Elizabeth Williamson has over a decade's artistic leadership and producing experience. She has been on the the producing team for around 70 productions at Pioneer Theatre Company and Hartford Stage, from world premiere plays to major musicals to revivals of the classics. Artistic producing for Hartford Stage includes the World Premiere of An Opening in Time by Christopher Shinn, directed by Oliver Butler, The Body of an American by Dan O'Brien, directed by Jo Bonney,  the World Premiere of Douglas McGrath's adaptation of The Age of Innocence, directed by Doug Hughes, the World Premiere of Ken Ludwig's adaptation of Murder on the Orient Express, directed by Emily Mann, Feeding the Dragon, written and performed by Sharon Washington, directed by Maria Mileaf, the World Premiere of Make Believe by Bess Wohl, directed by Jackson Gay, and others. 

Recent highlights include:

The Age of Innocence

Boyd Gaines in THE AGE OF INNOCENCE, photo by T. Charles Erickson

The World Premiere of Douglas McGrath's adapation of Edith Wharton's The Age of Innocence, directed by Doug Hughes, in a co-production with the McCarter Theater Center.

"Classic, modern, theatrical, historically relevant and resonant" -- Hartford Courant 


Feeding the Dragon

Sharon Washington in FEEDING THE DRAGON, photo by T. Charles Erickson

Sharon Washington's one woman show Feeding the Dragon, directed by Maria Mileaf,  in a co-production with Primary Stages.


"Framed as a fairy tale, it’s a fond and fractured memoir of the girlhood years she spent living, with her parents and grandmother, in a three-bedroom apartment “on the top floor inside the St. Agnes branch of the New York Public Library,” on the Upper West Side...Ms. Washington slips nimbly in and out of characters, each voice and accent clearly defined." The New York Times


Agatha Christie's Murder on the Orient Express

Julie Halston in MURDER ON THE ORIENT EXPRESS, photo by T. Charles Erickson

The World Premiere of Ken Ludwig's adaptation of Agatha Christie's Murder on the Orient Express, directed by Emily Mann, in a co-production with McCarter Theater Center.

"Director Emily Mann and Ken Ludwig’s intricate script makes sure this train runs on time, and with excellent comic timing. “Murder on the Orient Express” will get you to a better place, and slay you merrily en route." -- The Hartford Courant



Elizabeth Williamson has led New Play Development for both Pioneer Theatre Company and Hartford Stage. Artists she's commissioned include Mfoniso Udofia, Kaneza Schaal, Kimber Lee, Bess Wohl, Matthew Lopez, Janine Nabers, Brighde Mullins, and Dominique Serrand & Steve Epp. Recent commissions include: 


Cornell Allston in JACK &, photo by Christopher Myers

Brooklyn Academy of Music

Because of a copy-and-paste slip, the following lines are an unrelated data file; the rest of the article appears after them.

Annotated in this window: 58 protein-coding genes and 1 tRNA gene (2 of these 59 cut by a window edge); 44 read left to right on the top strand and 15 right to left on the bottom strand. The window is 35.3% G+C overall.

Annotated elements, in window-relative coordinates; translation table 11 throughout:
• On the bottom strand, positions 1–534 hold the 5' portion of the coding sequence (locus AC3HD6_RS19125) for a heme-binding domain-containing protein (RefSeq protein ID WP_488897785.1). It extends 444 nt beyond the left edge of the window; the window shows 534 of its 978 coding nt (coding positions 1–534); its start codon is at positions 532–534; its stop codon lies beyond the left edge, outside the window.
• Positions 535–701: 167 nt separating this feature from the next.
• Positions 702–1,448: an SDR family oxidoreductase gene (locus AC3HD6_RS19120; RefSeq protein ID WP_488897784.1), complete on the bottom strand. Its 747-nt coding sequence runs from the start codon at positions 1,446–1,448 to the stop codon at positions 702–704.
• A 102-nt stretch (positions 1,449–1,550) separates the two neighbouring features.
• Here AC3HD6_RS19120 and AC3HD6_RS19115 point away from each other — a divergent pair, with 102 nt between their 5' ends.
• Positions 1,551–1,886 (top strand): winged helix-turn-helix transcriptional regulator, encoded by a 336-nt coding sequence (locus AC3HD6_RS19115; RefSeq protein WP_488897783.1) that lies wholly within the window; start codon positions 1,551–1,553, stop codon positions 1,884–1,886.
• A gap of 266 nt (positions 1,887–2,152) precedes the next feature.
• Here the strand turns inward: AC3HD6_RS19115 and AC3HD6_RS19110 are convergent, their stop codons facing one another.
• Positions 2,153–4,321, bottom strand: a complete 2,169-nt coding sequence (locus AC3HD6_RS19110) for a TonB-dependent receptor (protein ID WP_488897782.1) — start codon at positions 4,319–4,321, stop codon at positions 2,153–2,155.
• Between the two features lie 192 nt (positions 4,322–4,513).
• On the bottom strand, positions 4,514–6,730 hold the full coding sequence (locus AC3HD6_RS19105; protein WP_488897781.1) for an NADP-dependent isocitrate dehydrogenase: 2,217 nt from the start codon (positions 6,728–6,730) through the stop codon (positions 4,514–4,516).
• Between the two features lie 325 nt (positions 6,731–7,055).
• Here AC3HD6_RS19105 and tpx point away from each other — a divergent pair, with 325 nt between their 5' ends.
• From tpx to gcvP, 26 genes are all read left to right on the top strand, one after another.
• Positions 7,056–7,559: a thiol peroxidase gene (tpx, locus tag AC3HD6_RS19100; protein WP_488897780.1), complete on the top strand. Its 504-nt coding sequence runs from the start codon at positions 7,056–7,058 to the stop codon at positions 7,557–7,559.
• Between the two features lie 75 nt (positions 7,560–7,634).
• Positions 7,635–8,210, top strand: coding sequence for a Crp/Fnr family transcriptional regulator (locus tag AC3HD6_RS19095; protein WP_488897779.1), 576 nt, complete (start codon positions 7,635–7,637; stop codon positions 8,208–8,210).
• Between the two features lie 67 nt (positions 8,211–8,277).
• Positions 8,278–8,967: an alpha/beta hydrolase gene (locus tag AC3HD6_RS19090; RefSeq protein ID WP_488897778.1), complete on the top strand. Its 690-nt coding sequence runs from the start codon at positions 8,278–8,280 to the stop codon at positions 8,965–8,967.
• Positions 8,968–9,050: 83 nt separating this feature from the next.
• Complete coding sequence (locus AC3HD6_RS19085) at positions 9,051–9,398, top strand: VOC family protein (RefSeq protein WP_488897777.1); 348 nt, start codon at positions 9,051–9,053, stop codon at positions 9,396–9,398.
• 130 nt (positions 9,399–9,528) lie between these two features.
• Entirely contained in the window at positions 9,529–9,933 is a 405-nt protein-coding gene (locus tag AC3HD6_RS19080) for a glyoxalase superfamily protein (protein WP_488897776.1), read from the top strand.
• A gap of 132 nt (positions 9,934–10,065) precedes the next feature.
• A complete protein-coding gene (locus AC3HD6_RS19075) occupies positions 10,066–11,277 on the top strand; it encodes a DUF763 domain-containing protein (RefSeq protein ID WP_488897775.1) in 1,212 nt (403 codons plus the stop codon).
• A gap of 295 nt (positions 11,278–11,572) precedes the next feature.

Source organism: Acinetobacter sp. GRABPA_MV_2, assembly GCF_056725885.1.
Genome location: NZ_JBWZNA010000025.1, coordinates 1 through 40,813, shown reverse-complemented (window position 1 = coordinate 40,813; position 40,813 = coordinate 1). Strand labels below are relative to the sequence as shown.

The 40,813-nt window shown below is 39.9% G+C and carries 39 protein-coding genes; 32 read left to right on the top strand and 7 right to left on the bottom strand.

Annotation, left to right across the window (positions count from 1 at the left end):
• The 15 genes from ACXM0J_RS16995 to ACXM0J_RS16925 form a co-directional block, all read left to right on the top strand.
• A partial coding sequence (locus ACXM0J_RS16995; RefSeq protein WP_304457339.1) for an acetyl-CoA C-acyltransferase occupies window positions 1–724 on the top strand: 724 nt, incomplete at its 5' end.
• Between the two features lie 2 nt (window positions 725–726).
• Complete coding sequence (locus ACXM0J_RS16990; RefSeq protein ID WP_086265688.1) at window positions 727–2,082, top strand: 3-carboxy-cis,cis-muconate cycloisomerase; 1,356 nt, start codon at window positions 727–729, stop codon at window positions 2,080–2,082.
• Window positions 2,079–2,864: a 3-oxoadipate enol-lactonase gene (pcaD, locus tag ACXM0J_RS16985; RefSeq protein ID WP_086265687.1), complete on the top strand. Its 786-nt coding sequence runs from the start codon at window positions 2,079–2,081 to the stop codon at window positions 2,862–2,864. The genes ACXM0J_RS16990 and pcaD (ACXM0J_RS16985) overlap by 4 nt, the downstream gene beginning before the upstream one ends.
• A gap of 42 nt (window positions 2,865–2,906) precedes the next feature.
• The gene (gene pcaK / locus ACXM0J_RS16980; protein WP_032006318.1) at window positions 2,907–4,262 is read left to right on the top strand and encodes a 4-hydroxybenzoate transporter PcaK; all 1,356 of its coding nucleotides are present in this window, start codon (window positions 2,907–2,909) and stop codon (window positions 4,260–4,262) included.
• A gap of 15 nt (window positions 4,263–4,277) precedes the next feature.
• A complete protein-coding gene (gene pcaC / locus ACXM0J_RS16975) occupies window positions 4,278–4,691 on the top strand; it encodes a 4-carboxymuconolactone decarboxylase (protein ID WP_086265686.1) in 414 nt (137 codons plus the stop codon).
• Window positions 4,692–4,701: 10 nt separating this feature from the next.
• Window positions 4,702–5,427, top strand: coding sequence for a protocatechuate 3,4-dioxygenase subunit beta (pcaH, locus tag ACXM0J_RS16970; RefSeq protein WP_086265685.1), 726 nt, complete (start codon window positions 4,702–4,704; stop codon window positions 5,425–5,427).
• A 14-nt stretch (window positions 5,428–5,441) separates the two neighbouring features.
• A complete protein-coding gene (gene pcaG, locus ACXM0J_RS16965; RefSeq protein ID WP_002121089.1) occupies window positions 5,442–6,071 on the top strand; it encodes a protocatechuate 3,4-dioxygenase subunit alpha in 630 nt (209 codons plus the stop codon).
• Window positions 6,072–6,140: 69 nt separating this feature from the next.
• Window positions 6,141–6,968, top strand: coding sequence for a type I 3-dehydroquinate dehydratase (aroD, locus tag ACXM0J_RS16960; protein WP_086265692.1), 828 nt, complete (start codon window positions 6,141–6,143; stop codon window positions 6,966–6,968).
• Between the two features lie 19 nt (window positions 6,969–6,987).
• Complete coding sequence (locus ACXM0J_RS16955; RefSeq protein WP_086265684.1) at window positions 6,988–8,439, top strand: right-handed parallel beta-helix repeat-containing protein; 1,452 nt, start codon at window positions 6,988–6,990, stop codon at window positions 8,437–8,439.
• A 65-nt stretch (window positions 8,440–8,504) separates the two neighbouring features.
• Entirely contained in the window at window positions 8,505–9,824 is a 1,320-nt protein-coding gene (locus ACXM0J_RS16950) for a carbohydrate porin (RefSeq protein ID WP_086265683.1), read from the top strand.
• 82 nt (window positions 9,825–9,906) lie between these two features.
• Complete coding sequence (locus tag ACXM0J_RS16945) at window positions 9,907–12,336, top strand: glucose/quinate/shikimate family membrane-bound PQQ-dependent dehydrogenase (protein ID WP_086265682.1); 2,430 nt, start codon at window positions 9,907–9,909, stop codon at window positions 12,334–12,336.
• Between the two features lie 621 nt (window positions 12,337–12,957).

OCT 17—OCT 20, 2018 

Kaneza Schaal
In collaboration with Cornell Alston and Christopher Myers

Part of the 2018 Next Wave Festival

How can internal life be rebuilt after trauma? Theater artist Kaneza Schaal joins forces with actor Cornell Alston and artist Christopher Myers to consider reentry into society after prison. From corrections to cotillion, JACK & conjures social codes and rites, debutante balls, John Canoe performances from the Caribbean, 1950s sitcoms, minimalist feminist painters, and late 19th-century African-American dance pageantry to consider the unmeasurable damages of being imprisoned— not the time one has served, but the measure of one’s dreaming that is given to the state.

Design and text by Christopher Myers
Sound design by Rucyl Mills


The Inheritance

Vanessa Redgrave in THE INHERITANCE, photo by Marc Brenner

West End, London

Through January 19, 2019

Following a sold-out, critically-acclaimed run at the Young Vic, Matthew Lopez’s ‘extraordinary and epic’ (Sunday Times) new play, The Inheritance, has opened at the Noel Coward Theatre to five star reviews for a strictly limited season through January 19, 2019. Directed by multi Olivier Award winner Stephen Daldry, this ‘monumental and transcendent’ (Time Out) production questions how much we owe to those who lived and loved before us. Stephen Daldry’s ‘remarkably involving production’ (Independent) explores profound themes through the turbulent and often hilarious experiences of a group of young, ambitious New Yorkers.  What is the legacy left to them by previous generations? What do they owe the future and each other? Spanning generations and interlinking lives, The Inheritance is ‘an exquisitely truthful and funny modern classic’ (Telegraph) that brilliantly transposes E.M. Forster’s novel ‘Howards End’ to 21st century New York.